Robert Junior was lured to Mnangagwa’s side by Passion Java, a wealthy and controversial preacher.
The two have been criss-crossing the country campaigning for Mnangagwa’s re-election, mostly targeting young voters.
Pictures of the pair with President Mnangagwa in what appears to be his residence went viral on social media, dividing public opinion.
“Junior has always been rebellious, even when his father was alive,” said a relative who insisted on remaining anonymous.
“There is no chance his mother will reconcile with the current country and Zanu-PF leadership, given the way they treated her husband and reluctance to protect his property.”
Leo Mugabe, a spokesperson for the Mugabe family, said Zanu-PF would remain their party “even though the former president had issues with certain individuals”.
“I don’t think they are joining. They have always been members of Zanu-PF, so are all of us,” he said.
“Mugabe did not resign from the ruling party.”
In one of the rare interviews in which Mugabe spoke about his children, he said he did not believe Junior or his brother Chatunga would take after him.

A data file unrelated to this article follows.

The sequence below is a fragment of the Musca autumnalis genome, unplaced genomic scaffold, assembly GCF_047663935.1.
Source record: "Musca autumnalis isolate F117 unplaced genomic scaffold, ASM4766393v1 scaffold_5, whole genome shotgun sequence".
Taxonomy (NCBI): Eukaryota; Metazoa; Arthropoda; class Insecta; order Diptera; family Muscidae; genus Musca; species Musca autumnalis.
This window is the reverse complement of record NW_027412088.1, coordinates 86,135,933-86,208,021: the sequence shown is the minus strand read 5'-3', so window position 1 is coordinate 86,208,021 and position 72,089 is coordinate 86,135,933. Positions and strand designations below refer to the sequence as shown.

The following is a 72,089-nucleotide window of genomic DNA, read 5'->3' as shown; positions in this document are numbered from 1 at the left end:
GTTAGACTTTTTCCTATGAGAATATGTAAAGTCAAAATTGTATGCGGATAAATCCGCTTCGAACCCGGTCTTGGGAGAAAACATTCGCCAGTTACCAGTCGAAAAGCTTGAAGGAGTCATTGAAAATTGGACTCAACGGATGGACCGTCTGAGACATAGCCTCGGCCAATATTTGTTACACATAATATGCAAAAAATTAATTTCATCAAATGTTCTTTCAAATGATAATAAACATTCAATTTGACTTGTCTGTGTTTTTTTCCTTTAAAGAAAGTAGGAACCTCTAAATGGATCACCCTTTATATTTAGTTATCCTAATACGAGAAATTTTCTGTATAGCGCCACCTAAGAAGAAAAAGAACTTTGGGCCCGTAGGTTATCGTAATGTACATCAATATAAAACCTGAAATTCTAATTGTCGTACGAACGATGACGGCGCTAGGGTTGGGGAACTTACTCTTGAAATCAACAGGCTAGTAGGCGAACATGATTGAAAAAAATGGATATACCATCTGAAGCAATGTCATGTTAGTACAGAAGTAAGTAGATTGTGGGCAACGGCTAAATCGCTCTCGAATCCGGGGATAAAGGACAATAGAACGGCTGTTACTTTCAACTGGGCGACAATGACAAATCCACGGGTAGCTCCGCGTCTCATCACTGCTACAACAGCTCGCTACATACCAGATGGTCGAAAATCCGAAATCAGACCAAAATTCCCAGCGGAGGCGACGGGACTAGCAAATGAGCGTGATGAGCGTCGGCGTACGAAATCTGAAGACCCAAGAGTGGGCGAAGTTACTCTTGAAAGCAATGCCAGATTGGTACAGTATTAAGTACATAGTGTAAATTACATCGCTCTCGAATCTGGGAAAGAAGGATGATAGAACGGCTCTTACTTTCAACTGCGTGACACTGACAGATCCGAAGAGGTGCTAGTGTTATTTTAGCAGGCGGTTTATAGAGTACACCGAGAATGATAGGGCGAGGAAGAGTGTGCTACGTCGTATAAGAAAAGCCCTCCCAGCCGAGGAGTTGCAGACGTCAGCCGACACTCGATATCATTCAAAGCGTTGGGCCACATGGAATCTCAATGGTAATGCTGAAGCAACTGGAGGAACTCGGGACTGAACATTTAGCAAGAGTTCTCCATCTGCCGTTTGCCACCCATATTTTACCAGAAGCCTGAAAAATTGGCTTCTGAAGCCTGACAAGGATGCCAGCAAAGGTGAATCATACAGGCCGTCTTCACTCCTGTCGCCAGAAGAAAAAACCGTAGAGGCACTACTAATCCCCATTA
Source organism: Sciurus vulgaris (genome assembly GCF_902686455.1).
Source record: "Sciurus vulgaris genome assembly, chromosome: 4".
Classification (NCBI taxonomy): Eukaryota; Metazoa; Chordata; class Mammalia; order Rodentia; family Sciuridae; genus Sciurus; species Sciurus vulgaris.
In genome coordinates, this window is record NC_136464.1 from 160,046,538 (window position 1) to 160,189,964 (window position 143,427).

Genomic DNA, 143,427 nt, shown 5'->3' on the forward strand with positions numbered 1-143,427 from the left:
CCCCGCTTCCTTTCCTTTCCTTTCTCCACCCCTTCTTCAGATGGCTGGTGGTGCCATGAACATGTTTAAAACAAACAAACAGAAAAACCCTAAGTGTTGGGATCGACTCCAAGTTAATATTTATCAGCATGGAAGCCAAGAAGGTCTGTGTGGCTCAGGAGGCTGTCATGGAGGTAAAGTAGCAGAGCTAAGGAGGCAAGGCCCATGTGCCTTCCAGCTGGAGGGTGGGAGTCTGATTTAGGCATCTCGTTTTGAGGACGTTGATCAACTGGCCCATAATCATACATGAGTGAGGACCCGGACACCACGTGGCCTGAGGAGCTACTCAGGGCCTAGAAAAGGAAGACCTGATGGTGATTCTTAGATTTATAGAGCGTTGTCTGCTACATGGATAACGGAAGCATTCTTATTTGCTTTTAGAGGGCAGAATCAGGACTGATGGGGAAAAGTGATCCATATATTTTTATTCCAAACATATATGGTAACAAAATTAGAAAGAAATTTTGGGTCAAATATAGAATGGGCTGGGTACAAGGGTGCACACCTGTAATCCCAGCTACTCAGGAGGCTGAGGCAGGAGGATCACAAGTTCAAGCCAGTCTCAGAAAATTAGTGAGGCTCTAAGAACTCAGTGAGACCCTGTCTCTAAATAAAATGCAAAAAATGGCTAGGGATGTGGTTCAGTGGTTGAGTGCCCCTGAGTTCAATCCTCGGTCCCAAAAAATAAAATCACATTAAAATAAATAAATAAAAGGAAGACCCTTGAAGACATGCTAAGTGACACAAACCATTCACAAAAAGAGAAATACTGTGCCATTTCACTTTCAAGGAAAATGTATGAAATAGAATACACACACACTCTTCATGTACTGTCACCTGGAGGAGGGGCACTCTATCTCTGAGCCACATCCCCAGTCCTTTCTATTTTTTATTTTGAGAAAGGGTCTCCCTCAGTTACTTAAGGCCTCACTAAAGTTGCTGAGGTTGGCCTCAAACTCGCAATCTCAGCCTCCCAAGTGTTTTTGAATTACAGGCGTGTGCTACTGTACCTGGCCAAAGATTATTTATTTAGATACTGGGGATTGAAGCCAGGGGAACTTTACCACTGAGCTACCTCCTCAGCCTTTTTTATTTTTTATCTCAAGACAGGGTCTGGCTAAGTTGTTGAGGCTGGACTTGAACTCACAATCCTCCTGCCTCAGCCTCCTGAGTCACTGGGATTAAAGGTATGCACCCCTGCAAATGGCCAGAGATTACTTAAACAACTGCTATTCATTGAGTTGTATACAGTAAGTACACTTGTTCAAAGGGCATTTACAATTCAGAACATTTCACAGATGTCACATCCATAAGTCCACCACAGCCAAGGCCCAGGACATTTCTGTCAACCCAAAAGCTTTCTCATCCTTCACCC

His playful sons were not doing well at school, he said at the time.
‘Gucci Grace’ will, however, live comfortably even if the businesses Mugabe left collapse.
A post-coup law ensures she has a decent pension.
As a former first lady, she is entitled to a “Mercedes Benz E300 or one four-wheel drive station wagon or an equivalent or similar class of car and one pick-up,” the law passed in 2020 says, adding that the vehicles will be replaced every five years.
She also gets an entertainment allowance and two foreign trips every year.
Her employees are allocated a vehicle or vehicles deemed fit by the president.
She is entitled to two security officers, a driver, secretary, aide-de-camp, a furnished office, domestic worker, gardener and cook.
In 2018, Mugabe said he was given $467,000 in pension, not the $10 million widely reported.
He was also given two houses, including a mansion built for him by the Chinese.
The Harare mansion, famously known as Blue Roof, remains the Mugabes’ family home in the capital.